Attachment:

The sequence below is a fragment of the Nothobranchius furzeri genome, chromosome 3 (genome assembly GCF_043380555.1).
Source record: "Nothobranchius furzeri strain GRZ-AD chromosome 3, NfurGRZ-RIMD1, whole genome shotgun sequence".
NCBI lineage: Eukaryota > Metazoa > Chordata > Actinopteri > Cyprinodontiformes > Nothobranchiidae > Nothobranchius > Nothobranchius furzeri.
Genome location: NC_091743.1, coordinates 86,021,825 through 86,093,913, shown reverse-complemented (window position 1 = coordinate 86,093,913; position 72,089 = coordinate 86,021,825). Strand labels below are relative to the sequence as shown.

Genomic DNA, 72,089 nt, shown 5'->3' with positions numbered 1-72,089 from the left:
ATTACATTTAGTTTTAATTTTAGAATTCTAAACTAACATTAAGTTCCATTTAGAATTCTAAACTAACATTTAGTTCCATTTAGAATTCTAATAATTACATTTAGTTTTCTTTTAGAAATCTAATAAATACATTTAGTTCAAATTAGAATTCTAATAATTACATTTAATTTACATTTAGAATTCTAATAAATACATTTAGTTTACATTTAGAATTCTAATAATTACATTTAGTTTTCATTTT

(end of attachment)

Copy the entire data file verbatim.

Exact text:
The sequence below is a fragment of the Nothobranchius furzeri genome, chromosome 3 (genome assembly GCF_043380555.1).
Source record: "Nothobranchius furzeri strain GRZ-AD chromosome 3, NfurGRZ-RIMD1, whole genome shotgun sequence".
NCBI lineage: Eukaryota > Metazoa > Chordata > Actinopteri > Cyprinodontiformes > Nothobranchiidae > Nothobranchius > Nothobranchius furzeri.
Genome location: NC_091743.1, coordinates 86,021,825 through 86,093,913, shown reverse-complemented (window position 1 = coordinate 86,093,913; position 72,089 = coordinate 86,021,825). Strand labels below are relative to the sequence as shown.

Genomic DNA, 72,089 nt, shown 5'->3' with positions numbered 1-72,089 from the left:
ATTACATTTAGTTTTAATTTTAGAATTCTAAACTAACATTAAGTTCCATTTAGAATTCTAAACTAACATTTAGTTCCATTTAGAATTCTAATAATTACATTTAGTTTTCTTTTAGAAATCTAATAAATACATTTAGTTCAAATTAGAATTCTAATAATTACATTTAATTTACATTTAGAATTCTAATAAATACATTTAGTTTACATTTAGAATTCTAATAATTACATTTAGTTTTCATTTT